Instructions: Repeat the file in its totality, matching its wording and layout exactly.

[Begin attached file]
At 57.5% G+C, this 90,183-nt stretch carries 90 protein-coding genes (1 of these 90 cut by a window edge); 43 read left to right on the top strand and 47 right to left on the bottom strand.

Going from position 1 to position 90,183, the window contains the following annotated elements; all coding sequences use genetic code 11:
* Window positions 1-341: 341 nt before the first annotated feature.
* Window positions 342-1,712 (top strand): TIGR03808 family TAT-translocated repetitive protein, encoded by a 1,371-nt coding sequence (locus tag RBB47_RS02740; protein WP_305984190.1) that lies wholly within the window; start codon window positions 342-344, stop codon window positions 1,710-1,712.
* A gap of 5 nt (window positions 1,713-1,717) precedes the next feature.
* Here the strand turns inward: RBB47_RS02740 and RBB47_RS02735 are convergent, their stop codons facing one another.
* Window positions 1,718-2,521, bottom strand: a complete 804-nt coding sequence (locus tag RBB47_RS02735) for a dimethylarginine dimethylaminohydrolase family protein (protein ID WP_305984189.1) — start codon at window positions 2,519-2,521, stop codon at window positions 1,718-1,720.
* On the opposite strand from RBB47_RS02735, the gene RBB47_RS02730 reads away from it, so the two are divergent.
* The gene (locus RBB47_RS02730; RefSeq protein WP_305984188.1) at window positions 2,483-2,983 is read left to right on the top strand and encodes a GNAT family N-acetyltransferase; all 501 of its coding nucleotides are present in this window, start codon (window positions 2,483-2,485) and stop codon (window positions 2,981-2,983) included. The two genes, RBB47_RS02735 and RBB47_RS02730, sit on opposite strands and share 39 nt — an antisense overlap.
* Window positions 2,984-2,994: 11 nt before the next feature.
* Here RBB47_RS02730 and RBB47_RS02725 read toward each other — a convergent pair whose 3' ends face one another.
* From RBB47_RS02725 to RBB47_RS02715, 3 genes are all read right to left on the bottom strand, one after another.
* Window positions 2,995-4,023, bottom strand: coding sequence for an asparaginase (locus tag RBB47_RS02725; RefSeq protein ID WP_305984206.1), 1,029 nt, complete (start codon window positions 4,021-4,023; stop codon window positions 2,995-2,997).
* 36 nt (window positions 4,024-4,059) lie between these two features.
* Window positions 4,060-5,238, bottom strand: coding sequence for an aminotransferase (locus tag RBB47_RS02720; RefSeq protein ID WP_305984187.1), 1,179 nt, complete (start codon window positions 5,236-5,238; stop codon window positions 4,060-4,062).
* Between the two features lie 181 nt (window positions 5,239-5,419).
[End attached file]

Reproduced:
At 57.5% G+C, this 90,183-nt stretch carries 90 protein-coding genes (1 of these 90 cut by a window edge); 43 read left to right on the top strand and 47 right to left on the bottom strand.

Going from position 1 to position 90,183, the window contains the following annotated elements; all coding sequences use genetic code 11:
* Window positions 1-341: 341 nt before the first annotated feature.
* Window positions 342-1,712 (top strand): TIGR03808 family TAT-translocated repetitive protein, encoded by a 1,371-nt coding sequence (locus tag RBB47_RS02740; protein WP_305984190.1) that lies wholly within the window; start codon window positions 342-344, stop codon window positions 1,710-1,712.
* A gap of 5 nt (window positions 1,713-1,717) precedes the next feature.
* Here the strand turns inward: RBB47_RS02740 and RBB47_RS02735 are convergent, their stop codons facing one another.
* Window positions 1,718-2,521, bottom strand: a complete 804-nt coding sequence (locus tag RBB47_RS02735) for a dimethylarginine dimethylaminohydrolase family protein (protein ID WP_305984189.1) — start codon at window positions 2,519-2,521, stop codon at window positions 1,718-1,720.
* On the opposite strand from RBB47_RS02735, the gene RBB47_RS02730 reads away from it, so the two are divergent.
* The gene (locus RBB47_RS02730; RefSeq protein WP_305984188.1) at window positions 2,483-2,983 is read left to right on the top strand and encodes a GNAT family N-acetyltransferase; all 501 of its coding nucleotides are present in this window, start codon (window positions 2,483-2,485) and stop codon (window positions 2,981-2,983) included. The two genes, RBB47_RS02735 and RBB47_RS02730, sit on opposite strands and share 39 nt — an antisense overlap.
* Window positions 2,984-2,994: 11 nt before the next feature.
* Here RBB47_RS02730 and RBB47_RS02725 read toward each other — a convergent pair whose 3' ends face one another.
* From RBB47_RS02725 to RBB47_RS02715, 3 genes are all read right to left on the bottom strand, one after another.
* Window positions 2,995-4,023, bottom strand: coding sequence for an asparaginase (locus tag RBB47_RS02725; RefSeq protein ID WP_305984206.1), 1,029 nt, complete (start codon window positions 4,021-4,023; stop codon window positions 2,995-2,997).
* 36 nt (window positions 4,024-4,059) lie between these two features.
* Window positions 4,060-5,238, bottom strand: coding sequence for an aminotransferase (locus tag RBB47_RS02720; RefSeq protein ID WP_305984187.1), 1,179 nt, complete (start codon window positions 5,236-5,238; stop codon window positions 4,060-4,062).
* Between the two features lie 181 nt (window positions 5,239-5,419).